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10 Years of emptywheel: Many Happy Rabbit Holes

Wow, it’s been ten years! Time sure flies when you’re having fun — and yes, some of us have a rather perverse sense of amusement, editors, contributors, and readers alike.

I’ve always enjoyed falling into yawning ‘rabbit holes’ begging for investigation. It’s often as frustrating as chasing an actual zippy white rabbit, the target evading capture. But following the trail, finding new leads, seeing the prey so far and so near — it can be exhilarating. Or it can be incredibly exasperating. No two investigative searches are ever the same, and emptywheel has offered some intense and heady chases over its ten years here.

Unlike the rest of my fellows here at emptywheel, I don’t have a Top 10 favorite posts. I do have three things which I am happy I had a chance to post here — my four-part series for The Angry Left, the timeline on Flint’s Water Crisis, and the post I wrote this past spring on WannaCry.

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The Angry Left series was originally posted at Firedoglake but it needed to be revisited; it needs revisiting again even now as we work toward a revitalization of civics during resistance. Many new political groups have emerged, operating in parallel with the existing political parties. Their members need institutional knowledge from past organizing efforts to avoid making the mistakes of the past to become a more effective political force.

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Flint’s Water Crisis timeline isn’t complete and remains a work in progress; there are a number of pieces still needed, and much of them come from this site’s community members who offered them in comments (I’m looking at you, harpie, especially — thank you). But even in its current condition, the timeline demands answers: what city and state officials were involved in the key decision on the night before the cutover, when Detroit’s water system made a last-ditch offer by email with a rate cheaper than the new Karegnondi pipeline’s water? Why was a pipeline to Saginaw, ~30 miles north, never suggested or evaluated, instead of the ~60-mile-long Karegnondi? How many Flint-originated cases of Legionnaires’ disease actually affected the state of Michigan besides the 12 known deaths in 2014-2015?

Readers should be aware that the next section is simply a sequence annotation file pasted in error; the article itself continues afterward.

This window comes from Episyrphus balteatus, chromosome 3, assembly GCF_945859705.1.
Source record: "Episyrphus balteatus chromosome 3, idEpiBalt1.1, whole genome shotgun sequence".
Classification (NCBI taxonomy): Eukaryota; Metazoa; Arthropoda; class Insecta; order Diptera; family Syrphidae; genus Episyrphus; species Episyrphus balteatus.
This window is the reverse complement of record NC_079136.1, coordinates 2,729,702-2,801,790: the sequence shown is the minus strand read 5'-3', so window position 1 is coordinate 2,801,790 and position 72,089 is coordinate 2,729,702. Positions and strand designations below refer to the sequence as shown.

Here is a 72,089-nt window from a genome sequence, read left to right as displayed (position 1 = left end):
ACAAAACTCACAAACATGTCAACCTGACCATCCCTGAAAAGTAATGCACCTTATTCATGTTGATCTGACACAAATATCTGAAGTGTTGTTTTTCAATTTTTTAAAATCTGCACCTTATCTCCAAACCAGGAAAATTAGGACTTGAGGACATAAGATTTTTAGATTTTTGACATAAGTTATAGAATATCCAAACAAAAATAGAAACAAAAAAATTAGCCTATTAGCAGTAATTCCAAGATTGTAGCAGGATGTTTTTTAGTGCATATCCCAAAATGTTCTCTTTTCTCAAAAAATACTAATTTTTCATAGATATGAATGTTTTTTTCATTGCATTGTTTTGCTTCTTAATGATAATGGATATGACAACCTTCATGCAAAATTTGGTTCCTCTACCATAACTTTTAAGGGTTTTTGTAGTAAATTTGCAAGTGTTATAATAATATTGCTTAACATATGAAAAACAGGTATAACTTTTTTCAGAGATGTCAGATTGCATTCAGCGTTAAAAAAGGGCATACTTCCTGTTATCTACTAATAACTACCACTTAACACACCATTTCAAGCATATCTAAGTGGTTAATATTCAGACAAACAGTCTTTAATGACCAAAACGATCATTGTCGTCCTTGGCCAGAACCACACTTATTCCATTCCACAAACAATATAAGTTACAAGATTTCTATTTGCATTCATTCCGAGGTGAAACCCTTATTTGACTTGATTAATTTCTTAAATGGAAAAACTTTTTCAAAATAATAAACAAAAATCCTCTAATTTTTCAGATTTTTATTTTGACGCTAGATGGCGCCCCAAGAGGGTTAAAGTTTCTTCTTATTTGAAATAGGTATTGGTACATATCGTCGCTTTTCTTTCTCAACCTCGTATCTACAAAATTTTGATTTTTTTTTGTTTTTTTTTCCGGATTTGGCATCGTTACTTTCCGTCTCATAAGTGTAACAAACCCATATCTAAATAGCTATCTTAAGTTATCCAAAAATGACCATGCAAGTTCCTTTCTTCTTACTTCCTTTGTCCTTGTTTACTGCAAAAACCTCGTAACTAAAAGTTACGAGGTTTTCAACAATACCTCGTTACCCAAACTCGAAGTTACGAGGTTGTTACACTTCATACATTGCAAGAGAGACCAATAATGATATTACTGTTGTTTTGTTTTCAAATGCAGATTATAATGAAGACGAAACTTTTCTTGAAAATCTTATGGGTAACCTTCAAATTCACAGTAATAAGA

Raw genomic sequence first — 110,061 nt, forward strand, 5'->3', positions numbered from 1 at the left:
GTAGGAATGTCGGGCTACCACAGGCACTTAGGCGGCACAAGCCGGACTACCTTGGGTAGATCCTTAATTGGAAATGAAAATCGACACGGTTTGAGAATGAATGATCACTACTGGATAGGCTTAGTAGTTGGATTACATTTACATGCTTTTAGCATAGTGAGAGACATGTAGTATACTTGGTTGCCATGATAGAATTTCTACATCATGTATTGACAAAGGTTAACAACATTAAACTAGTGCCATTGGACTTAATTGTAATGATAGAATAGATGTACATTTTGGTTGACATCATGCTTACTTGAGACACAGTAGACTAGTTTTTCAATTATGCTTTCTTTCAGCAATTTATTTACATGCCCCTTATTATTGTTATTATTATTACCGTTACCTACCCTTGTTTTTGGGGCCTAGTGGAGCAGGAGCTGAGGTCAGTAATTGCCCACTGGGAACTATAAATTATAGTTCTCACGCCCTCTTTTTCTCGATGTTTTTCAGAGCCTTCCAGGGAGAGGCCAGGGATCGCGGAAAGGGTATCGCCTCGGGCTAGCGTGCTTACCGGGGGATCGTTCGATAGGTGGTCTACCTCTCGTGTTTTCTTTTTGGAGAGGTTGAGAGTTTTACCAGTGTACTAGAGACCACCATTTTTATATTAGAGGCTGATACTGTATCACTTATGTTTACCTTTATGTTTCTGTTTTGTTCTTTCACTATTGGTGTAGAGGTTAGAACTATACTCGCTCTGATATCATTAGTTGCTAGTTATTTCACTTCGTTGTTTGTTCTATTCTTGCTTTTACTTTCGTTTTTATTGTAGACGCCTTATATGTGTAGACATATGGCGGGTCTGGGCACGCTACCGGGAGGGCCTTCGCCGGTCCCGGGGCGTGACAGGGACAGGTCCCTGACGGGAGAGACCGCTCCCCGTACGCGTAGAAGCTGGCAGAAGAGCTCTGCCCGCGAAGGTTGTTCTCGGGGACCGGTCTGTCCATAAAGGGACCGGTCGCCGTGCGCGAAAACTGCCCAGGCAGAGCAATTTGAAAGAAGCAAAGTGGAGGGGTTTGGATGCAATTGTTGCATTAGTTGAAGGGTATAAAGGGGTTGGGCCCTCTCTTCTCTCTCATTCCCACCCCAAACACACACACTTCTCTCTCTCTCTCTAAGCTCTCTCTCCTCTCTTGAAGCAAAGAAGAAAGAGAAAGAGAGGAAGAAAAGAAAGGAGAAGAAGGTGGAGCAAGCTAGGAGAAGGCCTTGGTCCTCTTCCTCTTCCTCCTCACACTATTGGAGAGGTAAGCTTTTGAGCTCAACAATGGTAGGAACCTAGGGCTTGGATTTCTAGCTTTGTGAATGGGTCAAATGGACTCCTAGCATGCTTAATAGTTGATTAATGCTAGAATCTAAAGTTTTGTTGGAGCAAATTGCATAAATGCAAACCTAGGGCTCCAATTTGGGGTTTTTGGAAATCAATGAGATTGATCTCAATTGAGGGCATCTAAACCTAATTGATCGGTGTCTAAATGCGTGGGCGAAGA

A new question emerged recently: why does Michigan’s attorney general Bill Schuette think he stands a chance as a gubernatorial candidate after failing to hold Governor Rick Snyder and his office accountable for the poisoning of an entire city, let alone failing to protect their interests before the poisoning began? Why has the state failed residential property owners in Flint after their property values crashed thanks to Snyder’s crappy governance?

The timeline was personal, too; my oldest adult child lived in Flint during the first two years of the water crisis, suffering a number of unusual health problems after the city’s water supply was cut over to the Flint River. We don’t know if or when health risks from exposure will end, for my eldest or the hundreds of children and their families who lived and continue to live in Flint.

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This WannaCry post still haunts me; there are open questions which beg for answers, threats still hanging over head — this is one of the rabbits which has slipped away yet teases me to this day.

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What do you think was the best of this ten years of emptywheel? Share your favorites in comments; we’d love to hear what you’ve found most interesting, educational, worthwhile.

And if you can afford it, please chip in to help keep the work you enjoy at emptywheel as independent as it has been this last ten years. We don’t take advertising dollars; this is a labor of love for our team of contributors. But bandwidth, server space, software maintenance and development cost money, and the more important our work is, the more likely it is to need more bandwidth and additional security to keep our work online, uninterrupted.